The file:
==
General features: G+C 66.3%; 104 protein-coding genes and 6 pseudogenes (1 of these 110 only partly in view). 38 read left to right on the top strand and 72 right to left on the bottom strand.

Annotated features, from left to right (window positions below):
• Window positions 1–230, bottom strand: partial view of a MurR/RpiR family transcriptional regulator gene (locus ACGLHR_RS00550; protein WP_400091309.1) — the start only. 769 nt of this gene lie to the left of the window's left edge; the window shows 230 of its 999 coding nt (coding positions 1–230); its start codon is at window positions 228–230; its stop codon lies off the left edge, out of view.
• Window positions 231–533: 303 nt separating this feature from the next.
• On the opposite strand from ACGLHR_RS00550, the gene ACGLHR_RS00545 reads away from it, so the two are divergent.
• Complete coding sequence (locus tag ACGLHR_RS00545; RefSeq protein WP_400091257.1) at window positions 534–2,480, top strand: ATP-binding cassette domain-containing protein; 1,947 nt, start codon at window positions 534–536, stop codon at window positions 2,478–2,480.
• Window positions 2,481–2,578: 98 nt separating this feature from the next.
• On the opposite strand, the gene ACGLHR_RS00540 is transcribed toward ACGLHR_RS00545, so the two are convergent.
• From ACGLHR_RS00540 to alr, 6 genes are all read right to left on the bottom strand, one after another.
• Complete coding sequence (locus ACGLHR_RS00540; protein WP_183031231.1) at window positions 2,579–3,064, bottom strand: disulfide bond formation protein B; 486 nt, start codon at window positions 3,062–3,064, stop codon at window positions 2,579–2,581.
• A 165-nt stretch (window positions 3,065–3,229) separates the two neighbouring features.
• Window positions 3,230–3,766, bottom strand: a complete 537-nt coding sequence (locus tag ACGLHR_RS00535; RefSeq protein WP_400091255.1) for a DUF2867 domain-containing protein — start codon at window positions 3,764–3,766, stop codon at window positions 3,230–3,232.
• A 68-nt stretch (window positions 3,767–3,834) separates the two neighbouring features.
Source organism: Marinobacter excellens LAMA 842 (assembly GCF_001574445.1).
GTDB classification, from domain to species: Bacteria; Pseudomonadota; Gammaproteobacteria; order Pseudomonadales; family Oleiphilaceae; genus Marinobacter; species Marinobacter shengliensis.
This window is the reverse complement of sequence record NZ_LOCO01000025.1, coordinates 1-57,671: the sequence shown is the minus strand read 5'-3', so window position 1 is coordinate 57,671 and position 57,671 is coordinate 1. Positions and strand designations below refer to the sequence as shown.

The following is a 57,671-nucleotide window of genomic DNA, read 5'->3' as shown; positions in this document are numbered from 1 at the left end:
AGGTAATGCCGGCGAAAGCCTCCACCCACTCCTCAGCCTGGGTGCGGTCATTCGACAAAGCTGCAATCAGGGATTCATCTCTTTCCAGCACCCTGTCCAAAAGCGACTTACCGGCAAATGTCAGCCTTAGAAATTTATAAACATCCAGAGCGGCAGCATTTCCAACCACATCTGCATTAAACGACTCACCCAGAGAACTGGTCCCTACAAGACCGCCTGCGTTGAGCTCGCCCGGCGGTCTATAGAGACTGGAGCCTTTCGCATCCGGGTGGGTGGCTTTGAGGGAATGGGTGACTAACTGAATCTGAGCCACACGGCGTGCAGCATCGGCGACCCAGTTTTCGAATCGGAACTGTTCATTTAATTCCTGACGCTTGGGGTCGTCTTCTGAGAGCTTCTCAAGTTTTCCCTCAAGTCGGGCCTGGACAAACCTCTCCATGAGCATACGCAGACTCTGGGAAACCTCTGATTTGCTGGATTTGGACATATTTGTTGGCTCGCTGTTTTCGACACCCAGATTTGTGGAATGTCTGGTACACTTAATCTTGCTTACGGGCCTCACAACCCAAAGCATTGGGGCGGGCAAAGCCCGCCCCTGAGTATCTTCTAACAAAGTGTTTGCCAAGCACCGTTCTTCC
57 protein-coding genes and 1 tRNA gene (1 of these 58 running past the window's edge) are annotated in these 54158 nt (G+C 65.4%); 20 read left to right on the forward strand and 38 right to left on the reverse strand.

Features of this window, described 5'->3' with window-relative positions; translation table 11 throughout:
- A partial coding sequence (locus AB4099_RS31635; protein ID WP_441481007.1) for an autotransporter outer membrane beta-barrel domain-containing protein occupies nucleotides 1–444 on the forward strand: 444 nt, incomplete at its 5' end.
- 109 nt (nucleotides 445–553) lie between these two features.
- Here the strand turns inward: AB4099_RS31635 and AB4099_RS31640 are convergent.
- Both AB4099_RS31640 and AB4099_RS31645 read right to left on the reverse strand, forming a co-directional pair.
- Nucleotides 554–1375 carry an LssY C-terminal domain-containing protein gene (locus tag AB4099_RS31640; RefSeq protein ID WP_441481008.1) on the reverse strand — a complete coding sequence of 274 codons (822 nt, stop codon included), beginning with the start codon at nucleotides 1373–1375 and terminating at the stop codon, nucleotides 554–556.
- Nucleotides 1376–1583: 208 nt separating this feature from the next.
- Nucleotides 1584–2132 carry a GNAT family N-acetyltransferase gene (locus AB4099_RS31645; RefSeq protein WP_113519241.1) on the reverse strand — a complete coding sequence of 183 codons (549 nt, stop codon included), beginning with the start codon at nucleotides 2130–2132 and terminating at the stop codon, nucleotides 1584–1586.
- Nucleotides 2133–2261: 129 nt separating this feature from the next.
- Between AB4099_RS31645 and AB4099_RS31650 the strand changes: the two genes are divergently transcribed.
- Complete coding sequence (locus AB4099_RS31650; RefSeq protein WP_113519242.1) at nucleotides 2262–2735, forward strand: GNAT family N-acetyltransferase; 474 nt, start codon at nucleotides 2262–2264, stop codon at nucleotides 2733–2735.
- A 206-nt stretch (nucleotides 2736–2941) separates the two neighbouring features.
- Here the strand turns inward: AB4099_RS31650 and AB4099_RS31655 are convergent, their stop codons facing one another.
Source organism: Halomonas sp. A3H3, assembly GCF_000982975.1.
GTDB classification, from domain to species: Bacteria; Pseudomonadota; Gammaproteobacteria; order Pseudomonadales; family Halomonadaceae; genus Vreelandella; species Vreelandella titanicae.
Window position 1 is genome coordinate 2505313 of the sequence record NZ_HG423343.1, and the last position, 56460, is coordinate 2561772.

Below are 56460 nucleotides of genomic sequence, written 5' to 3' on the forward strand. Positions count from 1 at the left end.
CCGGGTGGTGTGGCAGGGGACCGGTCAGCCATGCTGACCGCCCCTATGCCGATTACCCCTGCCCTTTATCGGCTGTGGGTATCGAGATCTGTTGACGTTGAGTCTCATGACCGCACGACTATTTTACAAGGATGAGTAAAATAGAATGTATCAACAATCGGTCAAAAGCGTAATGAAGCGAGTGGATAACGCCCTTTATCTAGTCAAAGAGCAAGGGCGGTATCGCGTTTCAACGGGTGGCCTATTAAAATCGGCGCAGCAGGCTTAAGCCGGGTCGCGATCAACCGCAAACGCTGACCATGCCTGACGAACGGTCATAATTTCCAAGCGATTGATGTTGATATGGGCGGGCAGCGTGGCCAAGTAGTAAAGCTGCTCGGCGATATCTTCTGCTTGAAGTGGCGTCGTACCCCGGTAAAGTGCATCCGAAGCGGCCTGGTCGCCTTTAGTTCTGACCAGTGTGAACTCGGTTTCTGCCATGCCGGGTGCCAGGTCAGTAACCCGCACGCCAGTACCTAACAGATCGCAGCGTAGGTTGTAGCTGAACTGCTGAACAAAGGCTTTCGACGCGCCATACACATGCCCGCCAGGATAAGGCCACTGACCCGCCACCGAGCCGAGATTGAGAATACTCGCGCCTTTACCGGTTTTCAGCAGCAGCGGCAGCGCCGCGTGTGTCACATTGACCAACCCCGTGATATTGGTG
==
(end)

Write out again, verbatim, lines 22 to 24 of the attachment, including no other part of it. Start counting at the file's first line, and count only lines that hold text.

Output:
- 109 nt (nucleotides 445–553) lie between these two features.
- Here the strand turns inward: AB4099_RS31635 and AB4099_RS31640 are convergent.
- Both AB4099_RS31640 and AB4099_RS31645 read right to left on the reverse strand, forming a co-directional pair.